Update : January 29, 2019

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Confectionery and Others



Akumaki (Rice Cake)

Chimaki,called Akumaki in Kagoshima, is glutinous rice wrapped in the skin of dried bamboo shoots, and is an integral part of Kagoshima's May Festival. The rice is soaked in lye overnight, wrapped in bamboo, and then cooked for 3-4 hours in lye. Due to the fact that Akumaki is made with lye, it has a long shelf-life. This was apparently the main reason why the Satsuma army used it as rations, thus making it a historical local food.

Kagoshima Ramen

There are so many ramen noodle shops in Kagoshima that it seems like one cannot takea walk around town without seeing one. The secret of the Kagoshima ramen is in the soup; made by boiling the bones of locally raised pigs. At first glance,the soup seems oily but it is actually quite light and nutritious. Each shop has its own distinctive flavor, and as the noodles also comein different shapes, such as very fine or frizzy noodles, there is a large variety of Kagoshima ramen for everyone to enjoy.

Karukan (Steamed Rice Cake)

There presentative sweet of Kagoshima, Karukan, iswell known throughout the country. A steamed sweet made of high-quality yams,roughly powdered non-glutinous rice, and sugar; the pleasant fragrance and unique texture of yam potatoes and a refined flavor have made this a favorite souvenir.

Shirokuma (Shaved Ice Dessert)

There is an interesting anecdote about Shirokuma. When summer vacation was drawing near, a man from Kagoshima who was studying at a university in Tokyo said, "I want to go back to Kagoshima and eat Shirokuma (polar bear)'". His friends were all astonished to hear that people in Kagoshima eat polar bears! In actual fact, Shirokuma is the name of a dessert that is a bowl of shaved ice with condensed milk and plenty of fruit. For Kagoshima's citizens, this iced Shirokuma brings back many nostalgic memories.
There are several theories about how Shirokuma came to be, but it is said that thisfrosty treat was originally created about 60 years ago when a cotton store located on Nishida street began selling snow cones as a side business duringthe summer months. Their new menu included Shirokuma, which was named after the whitebear on the label of the can of condensed milk used to make the treat. This iced Shirokuma became verypopular, and shops in downtown Tenmonkan and throughout the city began selling it as well.

Sakezushi (Sake-Fermented Sushi)

Kagoshima cuisine tends to be plain andsimple, but the Sakezushi is a colorful and splendid exception to the rule. It is made by placing cooked rice in Ryukyu lacquer ware, and adding sea bream, deep fried fish cake, bamboo shoots, butterbur leaves, thinly sliced omelet andother seasonal ingredients, then adding locally-brewed rice wine and finally letting it rest and ferment for more than four hours.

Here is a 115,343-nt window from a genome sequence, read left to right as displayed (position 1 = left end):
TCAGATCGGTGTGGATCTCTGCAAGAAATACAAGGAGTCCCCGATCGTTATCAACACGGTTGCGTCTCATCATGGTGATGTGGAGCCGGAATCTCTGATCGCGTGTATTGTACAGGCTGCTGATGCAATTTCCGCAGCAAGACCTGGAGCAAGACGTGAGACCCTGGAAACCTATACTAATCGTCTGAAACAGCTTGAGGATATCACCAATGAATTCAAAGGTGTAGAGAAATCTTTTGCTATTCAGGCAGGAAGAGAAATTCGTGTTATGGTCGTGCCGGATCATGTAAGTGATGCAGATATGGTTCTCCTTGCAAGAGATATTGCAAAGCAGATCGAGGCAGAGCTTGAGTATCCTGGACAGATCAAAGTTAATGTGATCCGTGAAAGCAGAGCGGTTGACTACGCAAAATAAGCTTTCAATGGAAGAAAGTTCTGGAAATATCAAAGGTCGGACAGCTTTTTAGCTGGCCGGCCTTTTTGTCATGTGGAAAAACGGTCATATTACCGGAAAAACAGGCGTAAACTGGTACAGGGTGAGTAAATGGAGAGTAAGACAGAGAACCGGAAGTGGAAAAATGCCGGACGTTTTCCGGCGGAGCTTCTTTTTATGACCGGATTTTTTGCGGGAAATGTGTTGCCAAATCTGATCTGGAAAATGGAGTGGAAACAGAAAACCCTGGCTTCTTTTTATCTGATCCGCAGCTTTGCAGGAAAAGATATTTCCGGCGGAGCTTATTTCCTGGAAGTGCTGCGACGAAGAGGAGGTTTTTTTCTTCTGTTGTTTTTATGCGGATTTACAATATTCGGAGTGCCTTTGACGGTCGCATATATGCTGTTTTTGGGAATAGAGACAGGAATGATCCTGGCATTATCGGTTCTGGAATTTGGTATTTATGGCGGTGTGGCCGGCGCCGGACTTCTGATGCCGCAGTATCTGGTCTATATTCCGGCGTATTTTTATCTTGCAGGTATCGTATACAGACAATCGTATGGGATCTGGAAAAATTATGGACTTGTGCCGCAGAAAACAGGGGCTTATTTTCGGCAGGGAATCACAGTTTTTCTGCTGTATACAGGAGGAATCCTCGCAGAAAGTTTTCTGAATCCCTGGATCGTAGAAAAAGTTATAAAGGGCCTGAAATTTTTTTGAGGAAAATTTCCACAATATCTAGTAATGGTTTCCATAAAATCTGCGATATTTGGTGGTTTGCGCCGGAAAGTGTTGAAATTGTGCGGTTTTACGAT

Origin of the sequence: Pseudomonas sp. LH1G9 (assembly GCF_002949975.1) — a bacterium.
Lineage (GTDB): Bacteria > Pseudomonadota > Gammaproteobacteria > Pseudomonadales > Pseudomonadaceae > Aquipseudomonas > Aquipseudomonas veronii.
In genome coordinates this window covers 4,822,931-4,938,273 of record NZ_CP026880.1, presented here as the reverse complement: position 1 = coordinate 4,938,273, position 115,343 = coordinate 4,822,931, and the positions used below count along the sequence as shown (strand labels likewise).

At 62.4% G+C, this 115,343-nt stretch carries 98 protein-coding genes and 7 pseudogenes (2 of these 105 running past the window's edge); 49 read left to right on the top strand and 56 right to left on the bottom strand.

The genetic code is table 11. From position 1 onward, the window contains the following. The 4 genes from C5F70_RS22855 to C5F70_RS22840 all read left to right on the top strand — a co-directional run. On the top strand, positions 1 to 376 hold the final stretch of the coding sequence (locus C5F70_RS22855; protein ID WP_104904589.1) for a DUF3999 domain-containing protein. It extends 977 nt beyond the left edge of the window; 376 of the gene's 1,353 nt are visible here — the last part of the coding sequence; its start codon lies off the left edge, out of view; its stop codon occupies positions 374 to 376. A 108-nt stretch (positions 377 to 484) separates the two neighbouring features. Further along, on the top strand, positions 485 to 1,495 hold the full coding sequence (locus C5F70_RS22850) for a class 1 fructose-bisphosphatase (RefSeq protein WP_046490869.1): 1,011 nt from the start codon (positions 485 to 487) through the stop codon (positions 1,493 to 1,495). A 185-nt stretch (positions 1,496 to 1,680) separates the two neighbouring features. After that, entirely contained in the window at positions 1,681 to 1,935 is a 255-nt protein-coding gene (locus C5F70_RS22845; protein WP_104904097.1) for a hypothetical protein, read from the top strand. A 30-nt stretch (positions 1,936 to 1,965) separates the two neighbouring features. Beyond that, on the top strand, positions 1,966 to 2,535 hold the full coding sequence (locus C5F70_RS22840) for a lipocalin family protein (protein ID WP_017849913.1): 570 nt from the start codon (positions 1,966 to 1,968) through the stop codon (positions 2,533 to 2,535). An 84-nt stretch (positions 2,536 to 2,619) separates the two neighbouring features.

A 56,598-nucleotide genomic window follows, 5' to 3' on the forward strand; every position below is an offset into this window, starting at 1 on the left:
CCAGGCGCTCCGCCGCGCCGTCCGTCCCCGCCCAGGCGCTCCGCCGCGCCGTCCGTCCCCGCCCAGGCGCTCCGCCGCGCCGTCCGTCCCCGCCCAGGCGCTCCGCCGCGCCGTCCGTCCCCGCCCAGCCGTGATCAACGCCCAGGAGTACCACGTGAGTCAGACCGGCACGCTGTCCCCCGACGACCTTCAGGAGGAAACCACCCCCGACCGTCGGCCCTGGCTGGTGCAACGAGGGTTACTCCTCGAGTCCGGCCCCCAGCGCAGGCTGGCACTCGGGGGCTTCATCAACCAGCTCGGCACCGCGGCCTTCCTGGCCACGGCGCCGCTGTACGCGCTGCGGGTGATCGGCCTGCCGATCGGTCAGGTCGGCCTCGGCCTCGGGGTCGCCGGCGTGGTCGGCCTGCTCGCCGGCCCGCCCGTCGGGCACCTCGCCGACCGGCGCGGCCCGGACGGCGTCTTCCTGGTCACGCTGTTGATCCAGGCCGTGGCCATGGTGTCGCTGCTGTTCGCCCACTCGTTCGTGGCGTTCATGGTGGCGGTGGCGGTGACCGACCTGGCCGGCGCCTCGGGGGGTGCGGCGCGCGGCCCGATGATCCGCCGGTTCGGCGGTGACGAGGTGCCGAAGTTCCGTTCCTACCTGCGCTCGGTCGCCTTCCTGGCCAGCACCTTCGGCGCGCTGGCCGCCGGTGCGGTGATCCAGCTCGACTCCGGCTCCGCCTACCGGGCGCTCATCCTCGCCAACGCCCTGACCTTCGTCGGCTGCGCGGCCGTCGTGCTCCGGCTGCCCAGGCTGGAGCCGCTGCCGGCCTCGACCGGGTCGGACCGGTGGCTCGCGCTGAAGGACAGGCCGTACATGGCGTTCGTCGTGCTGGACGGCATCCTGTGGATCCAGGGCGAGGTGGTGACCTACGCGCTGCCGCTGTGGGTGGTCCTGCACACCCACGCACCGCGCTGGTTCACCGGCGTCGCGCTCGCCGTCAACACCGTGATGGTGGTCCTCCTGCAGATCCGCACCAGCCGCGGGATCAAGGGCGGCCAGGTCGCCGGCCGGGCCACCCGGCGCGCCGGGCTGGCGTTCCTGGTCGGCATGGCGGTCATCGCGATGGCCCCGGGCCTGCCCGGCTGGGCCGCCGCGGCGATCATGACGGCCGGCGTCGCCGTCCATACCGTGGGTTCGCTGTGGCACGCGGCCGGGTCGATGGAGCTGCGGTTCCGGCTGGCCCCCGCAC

It has a rich aroma and a unique sweet flavor. There isa story that explains the origin of the Sakezushi. One day, the lord of Shimadzu left his dinner overnight in the kitchen aftera party and as a result it fermented and gave off a fragrant aroma the next day.

Jambo-Mochi (Twin Skewered Glutinous Rice Balls)

Freshly pounded glutinous rice in small balls about the size of ancient Japanese gold coins are skewered on two bamboo sticks, roasted, and basted with a warm, sweet sauce. The tradition of always using two sticks has been said to be in imitation of the long sword and the short sword carried by samurai warriors,and also gives them the name "jambo", meaning "bothsticks".

Harukoma (Thick Jelly Dessert)

A steamed sweet made of glutinous rice and red beans,this was first sold by lower ranking Kagoshima samurai as a side job. It was called “Umanmara (horse’s penis)”, because of the resemblance to its shapeand color.

When the sixteenth feudal lord Shimadzu Shigehide asked his vassal for the name ofthe sweet, the vassal did not know how to frame his answer and instead blurted out "Harukoma". It is said that thisis the reason why it came to be called "Harukoma".

Despite the simplicity of its taste, this sweet is bursting with the dry humor of the people of Satsuma.

Fukuregashi (SteamedCake)

These are steamed home-made sweets made with flour, sugar and baking soda. Brown sugar is commonly used in Kagoshima, and because these treats are easy to make, they are often eaten as snacks or with tea. Commercially produced varieties also tend to have a flavor that celebrates simplicity.

Kajiki-Manju (Sweet Confection)

Also called "Sake (alcohol) Manju". It is said that these sweets have a long history as they were brought to Kajiki in the Ashikaga Period (1336-1573). The filling varies from shop to shop, with some using powdered bean paste and others using crushed bean paste. The puffy pure white crust is delicious, and some varieties include mugwort (herb).

Ijuin-Manju (Sweet Confection)

Glutinous rice powder is first roasted and kneaded with syrup, and then the dough is used to wrap up white bean paste to make this sweet specialtyof Hioki City.

Molded in the shape of the Shimadzu family crest (a cross within a circle, similar to aCeltic cross), it is a favorite treat among both the young and old.

Kagoshima PR Division, TEL: 099-286-3050